What will you do?

Confucius said: “We have two lives, and the second begins when we realize we only have one.” So what will you do with this one life?

We have been given the gift of creativity and a talent for expressing ourselves in different art media, most principally in our case, quilting and/or sewing. We can choose to keep these graces to ourselves and for ourselves, or we can choose to share these graces with others and make a difference.

I started talking about this in an earlier blog about the AIDS quilt. The AIDS quilt was a way for people to deal with the pain of losing loved ones and for raising awareness about the epidemic. It gave faces and names to those who died. It was an act of healing both for the artists and for the families and communities suffering loss.

History is riddled with ways in which quilters used their medium to communicate injustices and their thoughts and views about current events. The International Quilt Museum has a nice site that shows examples of quilts being used in this way throughout U.S. history.

In more recent history, we have the National Tribute Quilt in memory of the lives lost on 9/11. This 8-foot tall quilt contains nearly 3,500 fabric squares created by people in all 50 states and five countries. The quilt depicts the New York City skyline with the Twin Towers. It also represents the Pentagon and the four flights hijacked on that fateful day.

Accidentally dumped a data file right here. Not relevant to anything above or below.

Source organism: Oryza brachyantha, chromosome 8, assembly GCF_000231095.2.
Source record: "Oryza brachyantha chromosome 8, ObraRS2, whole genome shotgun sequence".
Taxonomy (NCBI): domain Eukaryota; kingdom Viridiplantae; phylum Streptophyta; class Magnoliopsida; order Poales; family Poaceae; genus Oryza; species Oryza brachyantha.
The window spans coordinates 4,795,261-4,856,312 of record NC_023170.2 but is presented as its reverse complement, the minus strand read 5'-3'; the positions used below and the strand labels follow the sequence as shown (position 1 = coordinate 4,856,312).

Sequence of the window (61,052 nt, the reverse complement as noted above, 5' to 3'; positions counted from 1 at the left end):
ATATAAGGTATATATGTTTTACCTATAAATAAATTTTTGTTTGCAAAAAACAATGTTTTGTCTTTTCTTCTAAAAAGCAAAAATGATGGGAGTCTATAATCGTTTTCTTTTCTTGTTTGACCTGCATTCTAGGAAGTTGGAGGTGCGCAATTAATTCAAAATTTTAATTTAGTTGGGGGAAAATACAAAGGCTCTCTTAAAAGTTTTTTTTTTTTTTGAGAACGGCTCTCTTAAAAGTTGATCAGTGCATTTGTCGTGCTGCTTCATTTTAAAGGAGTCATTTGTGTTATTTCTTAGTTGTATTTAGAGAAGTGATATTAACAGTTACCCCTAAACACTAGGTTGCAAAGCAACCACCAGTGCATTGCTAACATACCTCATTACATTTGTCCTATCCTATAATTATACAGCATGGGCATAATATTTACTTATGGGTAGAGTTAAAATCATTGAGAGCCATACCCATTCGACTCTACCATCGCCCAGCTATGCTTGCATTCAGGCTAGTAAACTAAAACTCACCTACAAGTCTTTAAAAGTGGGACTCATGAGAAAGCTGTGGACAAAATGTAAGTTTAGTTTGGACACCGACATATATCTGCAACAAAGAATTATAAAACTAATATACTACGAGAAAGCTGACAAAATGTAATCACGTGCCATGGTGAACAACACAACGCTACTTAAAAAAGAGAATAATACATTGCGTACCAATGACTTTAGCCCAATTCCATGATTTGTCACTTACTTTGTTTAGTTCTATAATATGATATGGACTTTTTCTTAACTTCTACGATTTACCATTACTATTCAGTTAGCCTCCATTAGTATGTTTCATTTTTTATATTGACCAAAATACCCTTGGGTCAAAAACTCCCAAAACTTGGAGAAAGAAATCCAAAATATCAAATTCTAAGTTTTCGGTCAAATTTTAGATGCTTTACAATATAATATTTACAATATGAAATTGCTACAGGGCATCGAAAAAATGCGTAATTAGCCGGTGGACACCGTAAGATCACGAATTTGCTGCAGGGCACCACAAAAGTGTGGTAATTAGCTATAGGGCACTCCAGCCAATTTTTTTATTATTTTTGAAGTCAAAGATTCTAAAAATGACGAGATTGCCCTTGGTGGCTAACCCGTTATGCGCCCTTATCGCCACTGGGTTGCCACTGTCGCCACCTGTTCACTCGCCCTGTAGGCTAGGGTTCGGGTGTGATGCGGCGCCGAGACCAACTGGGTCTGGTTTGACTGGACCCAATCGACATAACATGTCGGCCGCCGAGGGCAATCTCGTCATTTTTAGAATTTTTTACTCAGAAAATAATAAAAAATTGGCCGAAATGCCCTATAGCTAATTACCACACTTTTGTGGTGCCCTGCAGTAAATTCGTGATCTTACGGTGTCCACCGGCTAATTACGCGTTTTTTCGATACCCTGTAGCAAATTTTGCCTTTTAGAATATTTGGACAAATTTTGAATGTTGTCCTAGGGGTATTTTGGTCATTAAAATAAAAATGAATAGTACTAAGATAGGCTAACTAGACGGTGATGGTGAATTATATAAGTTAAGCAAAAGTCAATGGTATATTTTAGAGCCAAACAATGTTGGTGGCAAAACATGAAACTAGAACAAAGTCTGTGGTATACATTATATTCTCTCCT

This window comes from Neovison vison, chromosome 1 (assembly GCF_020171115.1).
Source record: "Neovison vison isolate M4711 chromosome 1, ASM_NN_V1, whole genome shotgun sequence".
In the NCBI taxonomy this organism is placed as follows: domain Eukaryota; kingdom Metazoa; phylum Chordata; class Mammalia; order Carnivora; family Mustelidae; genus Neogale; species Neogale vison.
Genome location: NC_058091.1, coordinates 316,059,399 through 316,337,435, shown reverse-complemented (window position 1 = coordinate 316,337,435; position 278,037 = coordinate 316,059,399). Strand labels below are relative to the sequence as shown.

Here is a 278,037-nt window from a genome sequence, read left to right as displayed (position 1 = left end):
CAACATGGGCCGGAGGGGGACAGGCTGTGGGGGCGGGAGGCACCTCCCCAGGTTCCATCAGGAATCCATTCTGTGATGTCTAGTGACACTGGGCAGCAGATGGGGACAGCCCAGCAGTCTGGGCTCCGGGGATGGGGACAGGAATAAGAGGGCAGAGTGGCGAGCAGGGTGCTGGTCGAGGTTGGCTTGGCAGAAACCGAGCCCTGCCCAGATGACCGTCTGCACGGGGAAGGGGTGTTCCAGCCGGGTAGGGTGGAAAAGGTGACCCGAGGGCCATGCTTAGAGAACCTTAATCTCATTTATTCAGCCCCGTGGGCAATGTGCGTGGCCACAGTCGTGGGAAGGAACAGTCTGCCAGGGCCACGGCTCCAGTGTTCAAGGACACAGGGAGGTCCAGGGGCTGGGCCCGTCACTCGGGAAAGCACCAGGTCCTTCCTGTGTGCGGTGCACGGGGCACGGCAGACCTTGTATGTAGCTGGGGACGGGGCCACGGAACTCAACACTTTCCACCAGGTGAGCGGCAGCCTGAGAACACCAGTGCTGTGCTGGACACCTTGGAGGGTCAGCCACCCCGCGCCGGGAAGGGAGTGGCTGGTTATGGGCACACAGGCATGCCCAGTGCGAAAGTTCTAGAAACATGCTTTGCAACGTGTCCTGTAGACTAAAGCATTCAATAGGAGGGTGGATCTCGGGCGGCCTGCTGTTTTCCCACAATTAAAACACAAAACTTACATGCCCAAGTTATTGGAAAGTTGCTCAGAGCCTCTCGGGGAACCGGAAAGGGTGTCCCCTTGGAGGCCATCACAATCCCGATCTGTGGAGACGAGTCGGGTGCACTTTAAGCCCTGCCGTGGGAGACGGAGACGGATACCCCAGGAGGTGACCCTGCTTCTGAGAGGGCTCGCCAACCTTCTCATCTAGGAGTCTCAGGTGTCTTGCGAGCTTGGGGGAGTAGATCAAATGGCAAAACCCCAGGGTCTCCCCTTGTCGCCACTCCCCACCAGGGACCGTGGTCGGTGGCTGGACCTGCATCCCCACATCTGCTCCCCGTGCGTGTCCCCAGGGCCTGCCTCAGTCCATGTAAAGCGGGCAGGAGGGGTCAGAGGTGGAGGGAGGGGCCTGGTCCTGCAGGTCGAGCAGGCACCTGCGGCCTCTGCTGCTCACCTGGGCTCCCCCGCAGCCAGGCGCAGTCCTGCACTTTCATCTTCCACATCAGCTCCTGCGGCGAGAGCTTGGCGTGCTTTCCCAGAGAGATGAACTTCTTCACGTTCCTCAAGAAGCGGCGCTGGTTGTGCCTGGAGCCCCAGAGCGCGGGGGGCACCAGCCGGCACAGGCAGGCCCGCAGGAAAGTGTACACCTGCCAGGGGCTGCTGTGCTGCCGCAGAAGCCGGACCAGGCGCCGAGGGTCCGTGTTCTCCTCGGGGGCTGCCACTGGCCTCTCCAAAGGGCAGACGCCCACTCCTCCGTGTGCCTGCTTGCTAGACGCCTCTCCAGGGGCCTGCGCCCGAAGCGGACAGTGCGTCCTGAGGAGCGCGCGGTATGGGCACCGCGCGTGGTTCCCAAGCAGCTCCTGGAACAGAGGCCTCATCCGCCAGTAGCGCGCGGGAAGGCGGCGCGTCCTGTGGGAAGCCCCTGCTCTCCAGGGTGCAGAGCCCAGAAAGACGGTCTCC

This tradition of using quilting and sewing as a means of expression about and calls to action for social activism continues to this day. Stitching Stolen Lives is an in-depth look at the mission and work of the Social Justice Sewing Academy Remembrance Project. It commemorates the lives recently lost through social injustice. Additionally, the organization has a project commemorating lives lost through domestic violence.

But the answer to the question--What will you do?--doesn't have to take on such grandiose issues as women's rights, social injustice, or domestic violence. It can be simple acts of kindness. Saint Thérèse of Lisieux answered this question by doing small acts. She is the saint of the Little Way, and it is through little ways--simple acts of kindness--that we can have a great impact and initiate change. Change in even a single person's life is change worth making.

Owl's Nest Quilters recently delivered over 50 Bags of Love, our year-long charity project that got stalled during the pandemic. These bags (pillowcases) were lovingly hand made by an army of warriors. The bags were filled with handmade stuffed animals, blankets, quilts, fabric books, pillows, burp cloths and bibs, and other little gifts. These bags are intended to be given to children who are taken from their homes. The children will have something they can call their own and hopefully know that people they will never meet love and care for them.

In August, we are starting a new project. Grand Junction has a large number of senior and memory care facilities. One of these facilities is interested in receiving handmade sensory blankets that residents can fidget with to stimulate their senses. In some small way, we can make a difference for these residents and demonstrate to them that someone remembers and cares about them.

In your neighborhood, town, or community, what can you do to make a difference in a small way using the skills and talents you have been given? Leave a post and let us know what ideas you have, what you have done, or what you are doing. We can learn from and get inspiration from one another to make a difference in someone's life.

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